NIB GENESIS 25:19-34, JACOB AND ESAU

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Dan Francis | Forum Activity | Posted: Mon, Feb 6 2012 8:42 PM

http://www.logos.com/product/8803/new-interpreters-bible

Another example for this wonderful resource. Please consider this wonderful resource, now that it is at a very a very reasonable pre pub price.

-dan

 

GENESIS 25:19-34, JACOB AND ESAU 

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COMMENTARY

These verses introduce in almost snapshot fashion the leading figures of the chapters to follow: Isaac, Rebekah, Jacob, and Esau. Events associated with the birth of Jacob and Esau (vv. 21-26) and their early life (vv. 27-34), while presented in brief and episodic fashion, set the stage well for the conflicted family relationships that ensue. The oracle in v. 23 specifies that national issues are at stake (Edomite and Israelite relationships), but the text grounds those realities in the experiences of individuals. The two principals shape history both before and after birth, with not a little help from their parents.

 25:19-26. The story begins with genealogical notes, wherein Abraham’s relationship to Isaac is stated twice (the NIV is probably correct in seeing v. 1a as a summary statement of the chapters that follow, cf. 37:2a). Verses 19b-20 recapitulate earlier material (cf. 24:67), though Isaac’s age is new information and Rebekah’s family roots are described in greater detail.

The story of Rebekah/Isaac parallels that of Sarah/Abraham. Isaac and Rebekah are identified with some precision (cf. 11:27-32). Like Sarah, Rebekah is barren (cf. also 30:1-2), though that does not become a major motif in this story. Isaac, like Abraham, is old when he becomes a father (sixty years). Unlike Abraham, Isaac prays concerning the barrenness of Rebekah, and God, the narrator testifies, responds to (more precisely, is  

 

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moved to answer) his prayer so that she conceives.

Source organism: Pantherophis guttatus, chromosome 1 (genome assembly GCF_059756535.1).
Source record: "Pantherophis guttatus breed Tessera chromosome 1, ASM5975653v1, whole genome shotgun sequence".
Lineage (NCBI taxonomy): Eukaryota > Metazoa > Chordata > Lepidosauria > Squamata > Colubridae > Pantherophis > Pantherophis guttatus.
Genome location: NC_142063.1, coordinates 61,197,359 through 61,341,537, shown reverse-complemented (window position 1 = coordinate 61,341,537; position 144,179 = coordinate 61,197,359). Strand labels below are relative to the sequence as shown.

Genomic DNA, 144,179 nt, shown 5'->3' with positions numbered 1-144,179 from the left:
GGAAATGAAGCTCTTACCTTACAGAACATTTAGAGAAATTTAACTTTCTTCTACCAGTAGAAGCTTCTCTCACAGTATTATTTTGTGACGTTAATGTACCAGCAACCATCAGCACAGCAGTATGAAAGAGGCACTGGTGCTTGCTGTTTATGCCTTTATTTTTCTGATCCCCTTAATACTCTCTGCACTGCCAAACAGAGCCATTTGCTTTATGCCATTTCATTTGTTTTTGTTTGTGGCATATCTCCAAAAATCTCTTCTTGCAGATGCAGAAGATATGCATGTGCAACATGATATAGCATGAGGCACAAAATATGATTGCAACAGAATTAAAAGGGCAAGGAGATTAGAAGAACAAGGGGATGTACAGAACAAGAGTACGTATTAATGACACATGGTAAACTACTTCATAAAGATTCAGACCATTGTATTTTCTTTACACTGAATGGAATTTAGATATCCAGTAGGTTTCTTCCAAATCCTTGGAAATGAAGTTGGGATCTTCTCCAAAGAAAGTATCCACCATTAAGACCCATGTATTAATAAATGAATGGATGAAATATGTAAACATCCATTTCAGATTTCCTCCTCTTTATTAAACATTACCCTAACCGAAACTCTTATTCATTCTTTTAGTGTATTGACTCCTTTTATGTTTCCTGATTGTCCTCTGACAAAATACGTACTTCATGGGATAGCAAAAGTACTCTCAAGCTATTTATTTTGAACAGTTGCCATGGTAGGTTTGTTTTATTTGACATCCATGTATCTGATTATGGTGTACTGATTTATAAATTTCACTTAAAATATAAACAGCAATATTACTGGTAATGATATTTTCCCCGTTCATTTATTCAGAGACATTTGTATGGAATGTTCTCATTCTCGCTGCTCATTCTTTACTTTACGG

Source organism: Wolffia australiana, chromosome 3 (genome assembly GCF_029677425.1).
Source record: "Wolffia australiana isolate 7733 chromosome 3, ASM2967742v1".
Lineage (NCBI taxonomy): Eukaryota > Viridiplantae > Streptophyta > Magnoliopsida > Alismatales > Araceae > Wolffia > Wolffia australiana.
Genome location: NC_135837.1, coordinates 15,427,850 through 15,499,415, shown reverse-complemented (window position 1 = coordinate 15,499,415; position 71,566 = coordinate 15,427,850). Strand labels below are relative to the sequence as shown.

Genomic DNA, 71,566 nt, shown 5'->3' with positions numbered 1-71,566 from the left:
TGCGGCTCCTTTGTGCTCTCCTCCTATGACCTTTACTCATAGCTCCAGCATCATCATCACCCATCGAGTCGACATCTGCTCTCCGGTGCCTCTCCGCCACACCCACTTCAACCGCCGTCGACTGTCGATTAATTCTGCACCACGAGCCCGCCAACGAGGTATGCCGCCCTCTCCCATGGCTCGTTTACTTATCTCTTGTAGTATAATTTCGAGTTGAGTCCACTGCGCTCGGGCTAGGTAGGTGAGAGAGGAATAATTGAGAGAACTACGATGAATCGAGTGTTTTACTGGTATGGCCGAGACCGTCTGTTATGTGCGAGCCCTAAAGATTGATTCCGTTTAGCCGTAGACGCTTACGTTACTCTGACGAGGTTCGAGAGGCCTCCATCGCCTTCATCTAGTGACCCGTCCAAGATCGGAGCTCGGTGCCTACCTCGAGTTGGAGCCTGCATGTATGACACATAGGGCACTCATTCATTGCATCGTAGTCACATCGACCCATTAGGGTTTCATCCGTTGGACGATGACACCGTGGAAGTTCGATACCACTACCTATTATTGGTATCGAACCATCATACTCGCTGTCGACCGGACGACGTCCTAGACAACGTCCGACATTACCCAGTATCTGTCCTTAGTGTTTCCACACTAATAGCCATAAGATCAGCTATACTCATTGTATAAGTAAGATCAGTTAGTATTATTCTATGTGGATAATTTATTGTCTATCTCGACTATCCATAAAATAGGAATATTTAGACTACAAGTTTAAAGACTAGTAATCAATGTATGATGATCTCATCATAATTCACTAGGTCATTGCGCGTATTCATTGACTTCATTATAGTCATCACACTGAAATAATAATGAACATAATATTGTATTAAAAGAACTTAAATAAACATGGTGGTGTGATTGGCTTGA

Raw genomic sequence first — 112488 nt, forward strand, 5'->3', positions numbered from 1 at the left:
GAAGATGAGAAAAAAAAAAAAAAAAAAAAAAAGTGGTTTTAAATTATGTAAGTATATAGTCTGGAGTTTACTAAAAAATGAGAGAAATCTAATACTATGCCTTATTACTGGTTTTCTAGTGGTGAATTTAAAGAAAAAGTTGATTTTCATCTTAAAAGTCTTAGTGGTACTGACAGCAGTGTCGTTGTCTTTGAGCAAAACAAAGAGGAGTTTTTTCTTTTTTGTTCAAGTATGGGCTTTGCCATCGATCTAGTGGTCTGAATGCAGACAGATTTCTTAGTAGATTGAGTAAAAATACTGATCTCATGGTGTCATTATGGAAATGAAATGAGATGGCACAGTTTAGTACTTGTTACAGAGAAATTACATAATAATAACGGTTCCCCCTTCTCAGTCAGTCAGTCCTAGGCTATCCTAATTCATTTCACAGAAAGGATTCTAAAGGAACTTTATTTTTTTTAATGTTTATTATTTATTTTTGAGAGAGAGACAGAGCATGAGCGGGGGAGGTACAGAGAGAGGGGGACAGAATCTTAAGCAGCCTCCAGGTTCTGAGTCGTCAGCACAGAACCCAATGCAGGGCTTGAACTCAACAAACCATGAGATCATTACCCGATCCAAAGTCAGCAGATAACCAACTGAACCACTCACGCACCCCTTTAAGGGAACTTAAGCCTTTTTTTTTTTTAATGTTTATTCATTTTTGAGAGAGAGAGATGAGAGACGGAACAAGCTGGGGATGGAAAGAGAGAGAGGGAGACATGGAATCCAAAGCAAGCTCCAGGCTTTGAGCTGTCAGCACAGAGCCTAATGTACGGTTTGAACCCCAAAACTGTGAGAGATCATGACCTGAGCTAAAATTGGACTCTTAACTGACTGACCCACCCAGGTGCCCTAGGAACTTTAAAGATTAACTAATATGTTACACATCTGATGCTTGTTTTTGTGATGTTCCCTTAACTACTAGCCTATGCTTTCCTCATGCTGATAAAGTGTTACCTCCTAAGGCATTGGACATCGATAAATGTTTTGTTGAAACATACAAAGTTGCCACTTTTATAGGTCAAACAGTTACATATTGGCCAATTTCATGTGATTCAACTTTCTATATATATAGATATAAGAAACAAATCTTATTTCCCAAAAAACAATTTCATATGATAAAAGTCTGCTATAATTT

Rebekah’s prayer soon follows Isaac’s prayer. God responds differently to the two prayers, however. In the first, God enables conception; hence, one might speak of an “answer.” The second involves a more complicated issue. The pregnancy is difficult for Rebekah; the story dictates that the (fraternal) twins’ subsequent relationship has its roots in genetic rather than environmental factors. To suggest, however, that genetics equals destiny goes beyond the text, especially given the parental favoritism. She brings her lament to God in prayer (the language suggests a trip to a sanctuary), wondering whether life is worth all this suffering (the NRSV and the NIV differ on whether this has become a life-and-death matter for her; cf. 27:46).

God responds directly (an inner voice?) to her with an oracle. The oracle responds to an already existing situation; it does not start from “scratch.” God explains to her the reason for the painful pregnancy (twins) and interprets this as a sign of the future relationship between them and their descendants (v. 23); the struggle itself does not result from divine action. More specifically, the narrative moves beyond laws of primogeniture; either the older (Esau) will be the weaker of the two and will serve the younger (Jacob), or, more likely, the older will be the stronger but will serve the weaker and younger. If the latter, there would be a play on the word for “strength.” Either Esau is stronger physically—he wins the battle in the womb—and Jacob is stronger in other ways, or the one shall be stronger initially (Esau) but not finally (2 Sam 8:13-14). God is not described as an agent in these developments, which underscores the importance of human activity.

This oracle (consonant with Isaac’s later blessings on the sons, 27:29, 40; cf. also 49:8), as well as the plays on words, reflects later conflict between the two “nations” (i.e., peoples) of Israel and Edom and the hegemony of the former over the latter (see 2 Sam 8:13-14). They help to ground (perhaps even justify) that later reality in these ancient family events. At the same time, the move from present oracle to future reality was not necessary or inevitable. This oracle will inform Rebekah’s subsequent relationships to her sons in significant ways (see 25:28; 27:5-15, 42-46; 28:7).

When the twin boys are born, the narrator portrays them with features of their subsequent relationship: Esau, physical features; Jacob, action (this is reversed to some degree in v. 29). The Hebrew word for “red” (ynwmda )admônî, [or “ruddy”]; see 1 Sam 16:12) is a play on Edom, linked to the “red stuff” at v. 30 (see 36:1). The word for “hairy” (r[c Ze (Ar) is a play on Seir, the region where the Edomites lived, and is linked to the deception in 27:23. Why he is named Esau is uncertain. The meaning of Jacob (bq[y ya (aqob), also uncertain, plays on the word for “heel,” bq[ ((Aqeb), “grasp the heel,” or, less likely, the verb (Aqab (“he supplants, deceives”; see Esau’s interpretation in 27:36; Hos. 12:4). The name Jacob is associated with a feature of his birth and implies a uterine struggle to be born first, a struggle that Esau wins.